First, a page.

Sophomore guard flourishes in the rebuilding process
Men's basketball head coach Keno Davis saw something in sophomore forward Austin Stewart that slipped by most recruiters looking at the small central Illinois town called Normal.
Despite becoming Normal High School's all-time career leader in points and steals, most Division I college scouts saw him as just a normal basketball player.
“He is a player that was a little bit overlooked going into his senior year,” Davis said. “We decided to make the move really quickly, because we felt like not only would he be a good addition for us, he could develop in our program.”
When Davis became the first Division I coach to offer Stewart a scholarship, he accepted.
“When I took my visit here, coach told me his philosophy on the game,” Stewart said. “He told me the process and how he runs things, I just thought it was a good fit and I liked the facilities. I thought it would be right for me.”
It’s been a long journey for Stewart, who finds himself in the starting line-up. Stewart’s first love was football and he admits that while he thinks he's better at it, basketball is his true love.
Normal’s basketball program reflected the very name it bears. The team ended his freshman season with a .500 record but, by the time he graduated, the program transformed into a winning one that earned a conference title and regional championship.
Now the guard once again finds himself in another program transformation. CMU is in a rebuilding stage and Davis believes Stewart is just the type of player to help turn it around because he has been there before.
“I think it gives him an advantage in one respect,” Davis said. “He better understands what’s at the end of the road better than some players that have come from very successful programs that haven’t gone through tough seasons. Those players, you don’t know how they will react. You know he has been through it and he will develop as a player and help develop our program. I think you will see him improve as much as anyone.”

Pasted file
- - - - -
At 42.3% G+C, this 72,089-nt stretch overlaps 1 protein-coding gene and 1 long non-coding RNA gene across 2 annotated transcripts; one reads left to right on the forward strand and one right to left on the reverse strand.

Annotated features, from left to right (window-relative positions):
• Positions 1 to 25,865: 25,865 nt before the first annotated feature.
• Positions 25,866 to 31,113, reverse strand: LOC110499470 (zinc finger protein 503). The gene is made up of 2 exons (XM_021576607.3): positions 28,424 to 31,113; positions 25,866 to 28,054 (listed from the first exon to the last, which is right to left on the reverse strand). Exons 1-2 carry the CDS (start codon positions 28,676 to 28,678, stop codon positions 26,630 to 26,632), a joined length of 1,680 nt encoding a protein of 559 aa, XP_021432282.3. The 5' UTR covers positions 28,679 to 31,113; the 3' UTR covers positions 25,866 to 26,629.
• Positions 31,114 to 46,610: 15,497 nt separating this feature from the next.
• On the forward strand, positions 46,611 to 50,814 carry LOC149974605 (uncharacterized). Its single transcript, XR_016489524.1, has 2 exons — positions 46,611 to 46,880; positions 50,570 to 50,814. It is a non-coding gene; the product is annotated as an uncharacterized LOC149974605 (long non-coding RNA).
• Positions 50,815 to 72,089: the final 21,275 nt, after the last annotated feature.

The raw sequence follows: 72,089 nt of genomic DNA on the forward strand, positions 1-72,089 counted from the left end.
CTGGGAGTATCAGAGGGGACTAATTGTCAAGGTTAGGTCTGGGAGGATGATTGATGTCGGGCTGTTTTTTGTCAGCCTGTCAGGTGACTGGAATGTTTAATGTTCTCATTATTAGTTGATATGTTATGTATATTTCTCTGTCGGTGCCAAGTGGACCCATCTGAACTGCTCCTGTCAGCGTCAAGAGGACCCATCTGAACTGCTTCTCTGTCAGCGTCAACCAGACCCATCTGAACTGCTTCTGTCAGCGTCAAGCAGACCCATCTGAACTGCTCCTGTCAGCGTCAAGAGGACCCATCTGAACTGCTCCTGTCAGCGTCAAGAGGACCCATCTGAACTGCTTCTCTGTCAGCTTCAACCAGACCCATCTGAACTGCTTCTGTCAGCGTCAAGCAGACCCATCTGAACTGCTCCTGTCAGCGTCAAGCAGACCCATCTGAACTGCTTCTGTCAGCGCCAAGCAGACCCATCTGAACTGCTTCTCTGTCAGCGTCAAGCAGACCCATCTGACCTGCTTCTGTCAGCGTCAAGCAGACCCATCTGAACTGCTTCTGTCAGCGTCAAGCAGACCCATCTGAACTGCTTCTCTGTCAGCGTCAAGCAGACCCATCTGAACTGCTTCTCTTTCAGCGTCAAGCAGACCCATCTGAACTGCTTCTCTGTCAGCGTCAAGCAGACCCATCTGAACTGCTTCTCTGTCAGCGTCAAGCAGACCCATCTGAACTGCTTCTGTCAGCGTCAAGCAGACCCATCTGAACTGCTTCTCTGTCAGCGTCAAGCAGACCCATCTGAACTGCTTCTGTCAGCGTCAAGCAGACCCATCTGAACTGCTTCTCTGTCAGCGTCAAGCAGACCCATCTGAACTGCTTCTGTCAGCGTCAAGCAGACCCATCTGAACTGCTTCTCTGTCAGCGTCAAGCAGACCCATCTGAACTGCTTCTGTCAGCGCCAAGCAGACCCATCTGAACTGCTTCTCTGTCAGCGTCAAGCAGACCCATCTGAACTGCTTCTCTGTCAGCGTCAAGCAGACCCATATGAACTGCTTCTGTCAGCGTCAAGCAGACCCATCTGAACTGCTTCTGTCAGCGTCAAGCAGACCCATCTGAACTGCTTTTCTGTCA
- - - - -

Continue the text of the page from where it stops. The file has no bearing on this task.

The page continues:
Stewart has already gone through one transformation at CMU, as a bench player to a starter. Last season, he didn’t receive playing time during the last 10 games of the season. Instead of pouting, he did something.
“In the offseason, I just tried to work on every part of my game,” Stewart said. “I tried to just go back to step one – I tried to be as versatile as possible from inside out. I also wanted to become an energy guy. I wanted to do things like rebound and hustle. I want to be one of the best players I can be. I want to be a key contributor to this team.”
A continuing effort
While talented recruits continue to come to CMU, Stewart has not given up his starting spot.
“We have had higher recruited guys,” Davis said. “(Stewart) has come in here and guys haven’t beat him out. They continue to try, but they haven’t done it. He is a guy that will be important to our program.”
Stewart doesn’t hold a grudge against the teams that didn’t recruit him. Instead he focuses on the program that did, and the coaches that saw his talent when others did not.
"I think I look at it more as I want to prove this coaching staff right," Stewart said. "I want to prove that they made the right choice. I want to come out and give the game and the team all I can give. I want to play as hard as I can.”
He hustles, plays defense, rebounds, block shots and dives on the floor for loose balls. Most players do not find glory in that. Stewart does.
He constantly takes pride in the dirty work.
“I do take a lot of pride in that,” Stewart said. “That’s where I try and pride myself in. I want to be that guy that the team can look to. I want to do that stuff for the team.”